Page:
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Linux 2.6 - man page for ntpd (linux section 8)

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NTPD(8) 		   The Network Time Protocol (NTP) Distribution 		  NTPD(8)

NAME
       ntpd - Network Time Protocol (NTP) daemon

SYNOPSIS
       ntpd [ -46aAbgLmnNqx ] [ -c conffile ] [ -f driftfile ] [ -i jaildir ] [ -k keyfile ] [ -l
       logfile ] [ -p pidfile ] [ -P priority ] [ -r broadcastdelay ] [ -s statsdir ] [ -t key	]
       [ -u user[:group] ] [ -U interface_update_interval ] [ -v variable ] [ -V variable ]

DESCRIPTION
       The ntpd program is an operating system daemon which sets and maintains the system time of
       day in synchronism with Internet standard time servers.	It is a  complete  implementation
       of  the Network Time Protocol (NTP) version 4, but also retains compatibility with version
       3, as defined by RFC-1305, and version 1 and 2,	as  defined  by  RFC-1059  and	RFC-1119,
       respectively.   ntpd  does  most computations in 64-bit floating-point arithmetic and does
       relatively clumsy 64-bit fixed-point operations only when necessary to preserve the  ulti-
       mate  precision,  about	232  picoseconds.  While the ultimate precision is not achievable
       with ordinary workstations and networks of today, it may be required with future gigahertz
       CPU clocks and gigabit LANs.

       The  daemon  can  operate  in  any  of  several modes, including symmetric active/passive,
       client/server broadcast/multicast and manycast.	A broadcast/multicast or manycast  client
       can  discover  remote  servers, compute server-client propagation delay correction factors
       and configure itself automatically.  This makes it possible to deploy a fleet of  worksta-
       tions without specifying configuration details specific to the local environment.

       Ordinarily,  ntpd reads the ntp.conf configuration file at startup time in order to deter-
       mine the synchronization sources and operating modes.  It is also possible  to  specify	a
       working,  although  limited configuration entirely on the command line, obviating the need
       for a configuration file.  This may be particularly appropriate when the local host is  to
       be  configured  as  a  broadcast/multicast client or manycast client, with all peers being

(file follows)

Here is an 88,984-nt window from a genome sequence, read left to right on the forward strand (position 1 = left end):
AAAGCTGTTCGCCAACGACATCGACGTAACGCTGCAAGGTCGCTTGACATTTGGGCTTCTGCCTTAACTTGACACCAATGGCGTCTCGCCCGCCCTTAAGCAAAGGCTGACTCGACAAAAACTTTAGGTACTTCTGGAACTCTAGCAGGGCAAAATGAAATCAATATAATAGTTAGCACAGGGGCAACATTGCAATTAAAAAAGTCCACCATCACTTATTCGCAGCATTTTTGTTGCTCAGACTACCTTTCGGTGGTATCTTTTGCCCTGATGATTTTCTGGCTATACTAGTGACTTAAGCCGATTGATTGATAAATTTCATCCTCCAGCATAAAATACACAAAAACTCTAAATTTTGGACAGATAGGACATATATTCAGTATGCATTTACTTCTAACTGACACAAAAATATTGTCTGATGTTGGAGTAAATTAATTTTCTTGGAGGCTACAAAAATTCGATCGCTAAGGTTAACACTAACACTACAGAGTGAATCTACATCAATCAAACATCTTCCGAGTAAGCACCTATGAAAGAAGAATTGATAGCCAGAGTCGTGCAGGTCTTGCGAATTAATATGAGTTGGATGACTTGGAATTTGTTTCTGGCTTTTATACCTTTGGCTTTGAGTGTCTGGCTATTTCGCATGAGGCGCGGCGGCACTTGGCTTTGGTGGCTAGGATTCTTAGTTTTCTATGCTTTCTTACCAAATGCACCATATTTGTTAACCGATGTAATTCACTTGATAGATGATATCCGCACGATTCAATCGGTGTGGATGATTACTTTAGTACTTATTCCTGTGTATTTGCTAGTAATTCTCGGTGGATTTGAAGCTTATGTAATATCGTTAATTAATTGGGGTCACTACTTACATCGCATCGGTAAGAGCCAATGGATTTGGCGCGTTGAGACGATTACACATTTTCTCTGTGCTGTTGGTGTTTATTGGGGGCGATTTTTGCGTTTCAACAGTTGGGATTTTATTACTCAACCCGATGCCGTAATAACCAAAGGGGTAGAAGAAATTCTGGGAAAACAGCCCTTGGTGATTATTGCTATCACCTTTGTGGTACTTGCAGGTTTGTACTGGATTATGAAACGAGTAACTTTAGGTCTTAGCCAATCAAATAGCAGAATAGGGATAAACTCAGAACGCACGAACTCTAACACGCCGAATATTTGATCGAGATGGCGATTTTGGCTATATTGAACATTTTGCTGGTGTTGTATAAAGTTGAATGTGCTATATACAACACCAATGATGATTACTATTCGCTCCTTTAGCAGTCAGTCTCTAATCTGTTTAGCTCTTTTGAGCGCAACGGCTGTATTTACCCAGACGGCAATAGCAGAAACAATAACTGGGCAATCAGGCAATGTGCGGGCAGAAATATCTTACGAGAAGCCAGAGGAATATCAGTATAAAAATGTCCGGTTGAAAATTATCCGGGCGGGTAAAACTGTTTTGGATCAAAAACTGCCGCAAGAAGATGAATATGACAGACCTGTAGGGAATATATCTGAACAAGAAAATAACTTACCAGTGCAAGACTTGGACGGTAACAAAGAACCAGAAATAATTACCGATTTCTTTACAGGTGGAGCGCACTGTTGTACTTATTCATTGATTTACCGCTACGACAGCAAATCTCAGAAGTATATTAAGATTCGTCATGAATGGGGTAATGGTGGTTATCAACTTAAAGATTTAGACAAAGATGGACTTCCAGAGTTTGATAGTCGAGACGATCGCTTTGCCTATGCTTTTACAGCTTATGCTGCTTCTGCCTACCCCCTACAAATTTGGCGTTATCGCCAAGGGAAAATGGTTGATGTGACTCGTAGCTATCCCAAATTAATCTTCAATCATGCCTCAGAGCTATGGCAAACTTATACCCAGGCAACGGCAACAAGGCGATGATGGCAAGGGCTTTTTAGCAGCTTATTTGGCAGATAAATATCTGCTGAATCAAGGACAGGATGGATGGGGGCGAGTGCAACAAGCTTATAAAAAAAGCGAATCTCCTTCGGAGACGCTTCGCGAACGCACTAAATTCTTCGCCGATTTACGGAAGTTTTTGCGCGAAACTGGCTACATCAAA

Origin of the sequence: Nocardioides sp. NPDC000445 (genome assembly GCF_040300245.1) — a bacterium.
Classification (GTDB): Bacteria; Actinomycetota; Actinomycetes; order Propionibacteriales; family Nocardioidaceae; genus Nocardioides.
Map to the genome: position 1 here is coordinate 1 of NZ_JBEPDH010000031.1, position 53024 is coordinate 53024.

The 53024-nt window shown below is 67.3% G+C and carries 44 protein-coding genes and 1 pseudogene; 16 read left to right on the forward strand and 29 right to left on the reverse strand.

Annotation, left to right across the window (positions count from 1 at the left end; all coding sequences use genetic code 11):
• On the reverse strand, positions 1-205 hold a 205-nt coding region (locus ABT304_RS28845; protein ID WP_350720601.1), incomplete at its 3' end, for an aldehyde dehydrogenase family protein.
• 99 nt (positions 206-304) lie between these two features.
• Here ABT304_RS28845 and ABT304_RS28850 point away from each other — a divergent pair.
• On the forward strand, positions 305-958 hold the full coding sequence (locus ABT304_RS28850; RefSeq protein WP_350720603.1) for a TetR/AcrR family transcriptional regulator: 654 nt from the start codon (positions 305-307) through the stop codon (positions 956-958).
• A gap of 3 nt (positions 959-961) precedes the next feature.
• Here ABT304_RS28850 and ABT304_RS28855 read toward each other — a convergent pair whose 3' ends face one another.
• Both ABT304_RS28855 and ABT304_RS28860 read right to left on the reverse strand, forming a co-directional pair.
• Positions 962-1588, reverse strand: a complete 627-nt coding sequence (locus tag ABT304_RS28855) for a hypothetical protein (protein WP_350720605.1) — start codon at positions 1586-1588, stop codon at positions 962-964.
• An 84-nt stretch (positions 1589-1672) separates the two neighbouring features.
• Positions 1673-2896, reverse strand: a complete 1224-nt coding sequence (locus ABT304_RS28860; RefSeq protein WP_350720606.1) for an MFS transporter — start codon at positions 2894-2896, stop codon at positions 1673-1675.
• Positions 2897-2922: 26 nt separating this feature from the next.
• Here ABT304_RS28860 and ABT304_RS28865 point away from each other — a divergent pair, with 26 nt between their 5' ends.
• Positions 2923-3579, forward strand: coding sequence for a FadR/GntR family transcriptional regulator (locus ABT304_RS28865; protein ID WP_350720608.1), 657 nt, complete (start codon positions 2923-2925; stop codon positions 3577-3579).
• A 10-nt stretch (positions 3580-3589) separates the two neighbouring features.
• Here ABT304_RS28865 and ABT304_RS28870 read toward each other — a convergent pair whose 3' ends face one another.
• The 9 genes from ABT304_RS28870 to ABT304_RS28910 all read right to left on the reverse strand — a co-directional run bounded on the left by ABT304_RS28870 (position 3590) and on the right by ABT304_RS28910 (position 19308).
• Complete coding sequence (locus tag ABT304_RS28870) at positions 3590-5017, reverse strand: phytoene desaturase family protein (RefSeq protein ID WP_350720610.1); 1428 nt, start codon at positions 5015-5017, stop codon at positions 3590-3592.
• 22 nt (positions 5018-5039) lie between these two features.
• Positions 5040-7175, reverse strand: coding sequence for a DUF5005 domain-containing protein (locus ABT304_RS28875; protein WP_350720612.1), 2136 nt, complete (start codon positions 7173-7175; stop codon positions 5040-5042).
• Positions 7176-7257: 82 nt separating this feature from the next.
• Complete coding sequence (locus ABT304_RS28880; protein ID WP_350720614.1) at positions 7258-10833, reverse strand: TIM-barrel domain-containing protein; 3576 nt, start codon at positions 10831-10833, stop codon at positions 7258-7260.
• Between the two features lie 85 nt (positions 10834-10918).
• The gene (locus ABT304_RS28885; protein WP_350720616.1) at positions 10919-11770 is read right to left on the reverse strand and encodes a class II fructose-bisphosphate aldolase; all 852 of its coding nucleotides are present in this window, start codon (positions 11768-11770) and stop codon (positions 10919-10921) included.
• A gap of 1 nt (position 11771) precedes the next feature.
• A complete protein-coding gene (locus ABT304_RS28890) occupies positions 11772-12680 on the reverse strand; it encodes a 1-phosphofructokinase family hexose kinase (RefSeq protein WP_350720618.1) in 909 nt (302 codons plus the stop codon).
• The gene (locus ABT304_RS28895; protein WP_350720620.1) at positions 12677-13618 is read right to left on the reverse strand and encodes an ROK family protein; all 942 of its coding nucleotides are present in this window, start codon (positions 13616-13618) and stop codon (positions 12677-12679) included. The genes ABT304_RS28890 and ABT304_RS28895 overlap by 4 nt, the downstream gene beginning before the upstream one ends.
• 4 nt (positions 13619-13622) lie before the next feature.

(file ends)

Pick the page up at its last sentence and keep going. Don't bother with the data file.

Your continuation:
determined by listening to broadcasts at run time.

       Various internal ntpd variables can be displayed and configuration options  altered  while
       the daemon is running using the ntpq and ntpd utility programs.

       When ntpd starts it looks at the value of umask, and if it is zero ntpd will set the umask
       to 0222.

OPTIONS
       -a     Require cryptographic authentication for broadcast  client,  multicast  client  and
	      symmetric passive associations.  This is the default.

       -A     Do  not require cryptographic authentication for broadcast client, multicast client
	      and symmetric passive associations.  This is almost never a good idea.

       -b     Enable the client to synchronize to broadcast servers.

       -c conffile
	      Specify the name and path of the configuration file, default /etc/ntp.conf.

       -f driftfile
	      Specify the name and path of the frequency file, default /etc/ntp.drift.	 This  is
	      the same operation as the driftfile driftfile configuration command.

       -g     Normally,  ntpd  exits  with  a message to the system log if the offset exceeds the
	      panic threshold, which is 1000 s by default.  This option allows the time to be set
	      to  any  value  without  restriction;  however,  this can happen only once.  If the
	      threshold is exceeded after that, ntpd will exit with a message to the system  log.
	      This option can be used with the -q and -x options.

       -i jaildir